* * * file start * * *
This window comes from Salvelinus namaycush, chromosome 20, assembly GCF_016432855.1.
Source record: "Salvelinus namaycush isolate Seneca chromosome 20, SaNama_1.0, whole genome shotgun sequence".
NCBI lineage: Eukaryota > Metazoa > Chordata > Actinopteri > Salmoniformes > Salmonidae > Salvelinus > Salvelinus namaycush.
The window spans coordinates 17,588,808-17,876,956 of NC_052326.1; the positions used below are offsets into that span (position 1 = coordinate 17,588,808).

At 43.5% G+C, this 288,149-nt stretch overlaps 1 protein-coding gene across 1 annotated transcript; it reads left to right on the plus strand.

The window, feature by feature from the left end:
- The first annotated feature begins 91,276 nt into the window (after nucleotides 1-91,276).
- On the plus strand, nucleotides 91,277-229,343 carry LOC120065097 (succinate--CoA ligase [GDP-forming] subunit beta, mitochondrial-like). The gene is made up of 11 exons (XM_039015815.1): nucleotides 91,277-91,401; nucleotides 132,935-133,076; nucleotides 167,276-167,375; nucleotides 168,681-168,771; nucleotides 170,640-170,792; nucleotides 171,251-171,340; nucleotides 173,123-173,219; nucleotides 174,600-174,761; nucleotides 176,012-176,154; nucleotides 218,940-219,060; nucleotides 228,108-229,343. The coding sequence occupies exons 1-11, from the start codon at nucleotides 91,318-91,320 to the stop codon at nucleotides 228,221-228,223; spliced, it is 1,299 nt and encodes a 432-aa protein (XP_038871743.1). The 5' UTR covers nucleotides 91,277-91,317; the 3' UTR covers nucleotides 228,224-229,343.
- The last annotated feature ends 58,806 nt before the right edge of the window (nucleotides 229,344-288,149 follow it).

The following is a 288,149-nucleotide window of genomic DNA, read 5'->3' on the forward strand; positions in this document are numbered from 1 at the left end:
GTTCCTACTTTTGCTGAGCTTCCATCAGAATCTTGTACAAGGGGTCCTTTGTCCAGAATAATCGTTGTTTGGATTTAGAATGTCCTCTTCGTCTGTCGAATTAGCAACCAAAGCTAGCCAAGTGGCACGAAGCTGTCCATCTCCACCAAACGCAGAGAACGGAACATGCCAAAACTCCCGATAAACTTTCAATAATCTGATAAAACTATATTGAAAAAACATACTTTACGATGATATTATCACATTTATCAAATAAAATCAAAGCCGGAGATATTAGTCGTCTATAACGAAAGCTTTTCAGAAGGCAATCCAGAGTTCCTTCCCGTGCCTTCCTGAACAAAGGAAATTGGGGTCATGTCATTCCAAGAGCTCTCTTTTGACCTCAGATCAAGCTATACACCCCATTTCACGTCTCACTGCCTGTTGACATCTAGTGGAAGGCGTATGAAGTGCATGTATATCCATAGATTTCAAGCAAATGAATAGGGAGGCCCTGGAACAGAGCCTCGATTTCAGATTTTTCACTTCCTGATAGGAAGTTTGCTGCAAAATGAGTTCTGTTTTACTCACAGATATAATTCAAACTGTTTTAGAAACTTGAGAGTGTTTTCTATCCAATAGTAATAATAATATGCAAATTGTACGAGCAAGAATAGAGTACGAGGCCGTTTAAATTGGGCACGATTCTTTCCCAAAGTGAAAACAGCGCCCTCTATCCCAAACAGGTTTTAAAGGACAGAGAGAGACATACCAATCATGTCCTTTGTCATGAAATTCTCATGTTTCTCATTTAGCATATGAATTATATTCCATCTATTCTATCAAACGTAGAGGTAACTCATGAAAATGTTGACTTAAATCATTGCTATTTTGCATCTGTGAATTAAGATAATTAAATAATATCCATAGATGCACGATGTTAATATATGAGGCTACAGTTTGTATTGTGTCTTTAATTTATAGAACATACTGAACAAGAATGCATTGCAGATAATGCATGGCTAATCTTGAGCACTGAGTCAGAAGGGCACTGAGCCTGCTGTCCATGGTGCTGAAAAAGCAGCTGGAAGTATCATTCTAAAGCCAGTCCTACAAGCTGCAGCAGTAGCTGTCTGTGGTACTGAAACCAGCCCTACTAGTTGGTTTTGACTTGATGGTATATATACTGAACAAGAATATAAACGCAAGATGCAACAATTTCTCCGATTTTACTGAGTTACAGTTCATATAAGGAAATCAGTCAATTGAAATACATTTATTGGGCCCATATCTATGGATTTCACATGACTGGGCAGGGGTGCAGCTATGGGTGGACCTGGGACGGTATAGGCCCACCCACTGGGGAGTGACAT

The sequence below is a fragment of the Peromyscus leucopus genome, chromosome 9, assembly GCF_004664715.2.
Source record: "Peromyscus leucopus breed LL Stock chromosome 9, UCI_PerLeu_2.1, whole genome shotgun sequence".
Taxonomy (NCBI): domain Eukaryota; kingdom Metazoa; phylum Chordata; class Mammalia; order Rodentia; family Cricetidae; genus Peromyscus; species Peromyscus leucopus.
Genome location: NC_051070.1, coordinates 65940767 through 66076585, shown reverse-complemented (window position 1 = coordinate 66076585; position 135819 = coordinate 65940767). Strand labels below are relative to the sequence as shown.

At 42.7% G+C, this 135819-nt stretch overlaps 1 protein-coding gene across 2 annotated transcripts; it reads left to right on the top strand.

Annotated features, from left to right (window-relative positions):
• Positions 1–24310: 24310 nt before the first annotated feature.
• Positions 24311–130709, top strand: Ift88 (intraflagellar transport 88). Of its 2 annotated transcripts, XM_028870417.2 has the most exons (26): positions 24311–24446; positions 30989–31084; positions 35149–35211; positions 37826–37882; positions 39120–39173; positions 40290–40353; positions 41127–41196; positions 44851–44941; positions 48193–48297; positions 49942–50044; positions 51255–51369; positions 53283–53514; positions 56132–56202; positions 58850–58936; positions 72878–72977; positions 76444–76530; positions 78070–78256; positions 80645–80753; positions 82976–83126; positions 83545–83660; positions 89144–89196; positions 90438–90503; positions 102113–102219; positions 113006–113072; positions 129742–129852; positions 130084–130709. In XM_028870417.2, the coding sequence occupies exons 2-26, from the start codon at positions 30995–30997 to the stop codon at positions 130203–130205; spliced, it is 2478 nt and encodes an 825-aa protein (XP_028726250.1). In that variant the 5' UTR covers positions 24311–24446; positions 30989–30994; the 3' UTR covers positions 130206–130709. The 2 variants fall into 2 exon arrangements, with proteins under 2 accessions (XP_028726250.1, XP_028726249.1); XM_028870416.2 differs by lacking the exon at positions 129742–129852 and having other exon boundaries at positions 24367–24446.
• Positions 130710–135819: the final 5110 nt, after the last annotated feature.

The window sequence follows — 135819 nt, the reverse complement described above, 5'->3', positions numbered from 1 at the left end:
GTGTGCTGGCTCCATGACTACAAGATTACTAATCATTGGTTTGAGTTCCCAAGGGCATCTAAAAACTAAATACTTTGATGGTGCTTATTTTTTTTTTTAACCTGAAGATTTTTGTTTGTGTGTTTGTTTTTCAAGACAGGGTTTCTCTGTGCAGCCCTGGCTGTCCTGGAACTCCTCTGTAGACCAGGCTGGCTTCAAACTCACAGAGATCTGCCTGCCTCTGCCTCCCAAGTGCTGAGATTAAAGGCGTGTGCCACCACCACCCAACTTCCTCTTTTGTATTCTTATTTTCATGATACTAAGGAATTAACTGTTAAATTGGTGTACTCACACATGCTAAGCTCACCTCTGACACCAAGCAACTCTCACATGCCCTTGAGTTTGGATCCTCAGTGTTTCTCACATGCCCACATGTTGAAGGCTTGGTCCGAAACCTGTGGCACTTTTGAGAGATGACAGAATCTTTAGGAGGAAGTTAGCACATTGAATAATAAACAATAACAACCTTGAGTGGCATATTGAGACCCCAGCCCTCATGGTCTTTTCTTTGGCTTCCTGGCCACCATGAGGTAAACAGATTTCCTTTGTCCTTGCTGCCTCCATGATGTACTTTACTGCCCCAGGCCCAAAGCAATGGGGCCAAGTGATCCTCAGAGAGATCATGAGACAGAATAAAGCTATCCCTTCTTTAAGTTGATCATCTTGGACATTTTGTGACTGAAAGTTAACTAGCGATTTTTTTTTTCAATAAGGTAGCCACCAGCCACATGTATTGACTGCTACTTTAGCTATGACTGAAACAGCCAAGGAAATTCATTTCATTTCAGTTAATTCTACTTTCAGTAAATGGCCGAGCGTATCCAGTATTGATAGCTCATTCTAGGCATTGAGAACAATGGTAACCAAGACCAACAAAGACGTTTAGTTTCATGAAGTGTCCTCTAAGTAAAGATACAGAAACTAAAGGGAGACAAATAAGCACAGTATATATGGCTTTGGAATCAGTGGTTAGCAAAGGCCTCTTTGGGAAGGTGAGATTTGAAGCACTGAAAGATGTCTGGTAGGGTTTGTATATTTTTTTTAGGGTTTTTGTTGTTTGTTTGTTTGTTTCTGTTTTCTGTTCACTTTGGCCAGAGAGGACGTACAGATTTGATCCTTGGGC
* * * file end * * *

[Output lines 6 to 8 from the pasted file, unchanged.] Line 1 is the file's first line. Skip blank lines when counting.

The window, feature by feature from the left end:
- The first annotated feature begins 91,276 nt into the window (after nucleotides 1-91,276).
- On the plus strand, nucleotides 91,277-229,343 carry LOC120065097 (succinate--CoA ligase [GDP-forming] subunit beta, mitochondrial-like). The gene is made up of 11 exons (XM_039015815.1): nucleotides 91,277-91,401; nucleotides 132,935-133,076; nucleotides 167,276-167,375; nucleotides 168,681-168,771; nucleotides 170,640-170,792; nucleotides 171,251-171,340; nucleotides 173,123-173,219; nucleotides 174,600-174,761; nucleotides 176,012-176,154; nucleotides 218,940-219,060; nucleotides 228,108-229,343. The coding sequence occupies exons 1-11, from the start codon at nucleotides 91,318-91,320 to the stop codon at nucleotides 228,221-228,223; spliced, it is 1,299 nt and encodes a 432-aa protein (XP_038871743.1). The 5' UTR covers nucleotides 91,277-91,317; the 3' UTR covers nucleotides 228,224-229,343.